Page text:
Unformatted text preview: Plan. There may not be a separate plan for every block. The Torrens system
Robert Torrens, when a member of the South Australian Parliament in 1857, introduced a bill embodying a
scheme that he had founded on principles contained in merchant shipping legislation relating to the title of
ships. This system is now operating in every state in Australia, as well as in many other countries. Purchasers
may transfer land under the general or common law system to the Torrens system, and all grants from the
Crown subsequent to the passing of the new legislation are registered under the Torrens system.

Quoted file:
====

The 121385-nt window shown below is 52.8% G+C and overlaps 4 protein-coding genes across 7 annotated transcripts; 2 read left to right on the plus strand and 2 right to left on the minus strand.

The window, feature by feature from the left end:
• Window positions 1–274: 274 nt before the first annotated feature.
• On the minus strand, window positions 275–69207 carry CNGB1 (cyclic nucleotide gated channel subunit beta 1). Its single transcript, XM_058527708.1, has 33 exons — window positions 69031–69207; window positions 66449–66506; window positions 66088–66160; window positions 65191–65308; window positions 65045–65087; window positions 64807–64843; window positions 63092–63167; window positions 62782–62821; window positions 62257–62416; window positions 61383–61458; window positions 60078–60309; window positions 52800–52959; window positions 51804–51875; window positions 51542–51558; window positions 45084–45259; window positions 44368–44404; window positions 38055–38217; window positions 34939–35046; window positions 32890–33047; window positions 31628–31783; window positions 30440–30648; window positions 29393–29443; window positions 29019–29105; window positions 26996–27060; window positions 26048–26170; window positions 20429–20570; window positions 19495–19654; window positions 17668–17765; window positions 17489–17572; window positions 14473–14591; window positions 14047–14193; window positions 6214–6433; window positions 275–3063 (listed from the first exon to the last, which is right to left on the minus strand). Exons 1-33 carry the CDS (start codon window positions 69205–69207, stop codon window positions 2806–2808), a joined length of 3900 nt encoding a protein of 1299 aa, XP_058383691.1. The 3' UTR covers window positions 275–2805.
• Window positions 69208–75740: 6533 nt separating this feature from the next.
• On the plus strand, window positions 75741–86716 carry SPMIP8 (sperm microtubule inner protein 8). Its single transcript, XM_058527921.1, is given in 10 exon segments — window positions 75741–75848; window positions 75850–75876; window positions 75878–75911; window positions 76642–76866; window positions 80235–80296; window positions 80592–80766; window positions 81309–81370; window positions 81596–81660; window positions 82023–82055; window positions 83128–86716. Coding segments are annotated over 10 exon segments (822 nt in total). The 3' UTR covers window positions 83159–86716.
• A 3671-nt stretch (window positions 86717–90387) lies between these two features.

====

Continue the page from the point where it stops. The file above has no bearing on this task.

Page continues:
Torrens Title is a system of title based on registration. Each of the state governments has a Land Titles
Office that maintains a central registry of all land in the state covered by the Torrens system. Instead of
using deeds to provide documentary proof of ownership, the central register provides this proof. The
owner, referred to as the ‘registered proprietor’, is issued with a Certificate of Title that is a duplicate of
the entry in the central register (see Figure 33.6, overleaf).
While title to land under the general law is transferred by deed, title to Torrens system land is
transferred by entry in a public register (see Table 33.2). Everything revolves around the register and
TABLE Comparison of systems of title 33.2 COMMON LAW (OLD SYSTEM) TORRENS TITLE Title by a series of deeds Title by registration Loss of a document or any errors may affect title Registered proprietor ho...
View Full Document
- Three '12
- CROWN, native title, National Native Title Tribunal